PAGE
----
Stephanie Simon has a significant article on transparency and advocacy in the education world at Politico (which inexplicably has hidden it behind their paywall). A couple of thoughts on the larger issues it points up.
First, there is an issue here. It’s not all pay to play or salacious and there is arguably too much focus on it at the expense of substance – but there is undeniably too little transparency in our sector. And simply putting who paid for something in a publication is not too much to ask. At Bellwether we have clear rules about both disclosure and editorial control on documents carrying our brand and what our team members can and can’t do. It’s just good operating procedure. Overall, it seems like the field got better about this for a few years but is now going the other way in the hothouse of the debate today.
Second, of course, if people want to pay for advocacy it doesn’t matter if it’s the unions or a foundation or an individual, it’s a protected activity and part of the process. We don’t do that kind of work at Bellwether but I don’t think this shouldn’t turn into a witch hunt on those that do on any side of the issues. But again, transparency is key. Who pays for something does not make it disqualifying. Hiding it is the problem.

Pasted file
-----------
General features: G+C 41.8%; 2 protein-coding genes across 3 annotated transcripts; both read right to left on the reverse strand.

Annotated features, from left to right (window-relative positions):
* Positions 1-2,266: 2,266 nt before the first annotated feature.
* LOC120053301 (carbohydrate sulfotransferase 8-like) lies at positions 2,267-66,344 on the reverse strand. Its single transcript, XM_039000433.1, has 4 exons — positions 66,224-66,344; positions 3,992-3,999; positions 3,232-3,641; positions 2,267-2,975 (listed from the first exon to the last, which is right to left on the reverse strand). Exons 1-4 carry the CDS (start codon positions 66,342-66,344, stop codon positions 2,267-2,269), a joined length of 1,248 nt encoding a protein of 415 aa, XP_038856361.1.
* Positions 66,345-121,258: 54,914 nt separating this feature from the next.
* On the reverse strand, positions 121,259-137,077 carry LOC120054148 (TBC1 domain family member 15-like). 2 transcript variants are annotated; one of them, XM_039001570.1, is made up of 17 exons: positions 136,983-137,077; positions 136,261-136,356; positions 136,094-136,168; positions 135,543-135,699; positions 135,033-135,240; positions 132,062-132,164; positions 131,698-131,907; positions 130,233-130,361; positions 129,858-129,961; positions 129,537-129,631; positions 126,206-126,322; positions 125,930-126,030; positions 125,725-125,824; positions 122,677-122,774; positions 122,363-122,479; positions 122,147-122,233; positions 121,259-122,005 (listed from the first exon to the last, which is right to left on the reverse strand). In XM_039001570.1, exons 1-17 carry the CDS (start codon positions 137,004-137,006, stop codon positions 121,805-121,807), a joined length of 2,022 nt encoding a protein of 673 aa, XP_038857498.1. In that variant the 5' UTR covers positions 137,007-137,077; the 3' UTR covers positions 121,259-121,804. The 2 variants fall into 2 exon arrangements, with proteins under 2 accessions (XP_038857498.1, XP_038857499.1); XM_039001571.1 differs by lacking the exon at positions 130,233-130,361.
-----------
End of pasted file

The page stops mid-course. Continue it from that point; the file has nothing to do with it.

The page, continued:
Third, not all conflicts of interest are disqualifying. In fact, if you want to learn about something it’s a good idea to go to people who know what they’re talking about. When you talk to a union official or an investor you appreciate their vested interest but can also appreciate that they’re in a better position to know and understand some things than an arms-length observer. The same is true of various experts and consultants. It’s true of teachers and school principals. Everyone has an interest but can also offer valuable perspective. You don’t want to overstate it but in general people without some sort of conflicts of interest probably aren’t close enough to things to have the richest and most fine-grained insights and inferences. Again, sunlight is the way to go though, just get it out in the open.
Finally, transparency is only as useful as people are sensible and well-intentioned about consuming information and those aren’t necessarily terms you’d tie to our education debate these days. Better norms won’t solve the larger toxicity problem in the education debate, but are arguably a predicate.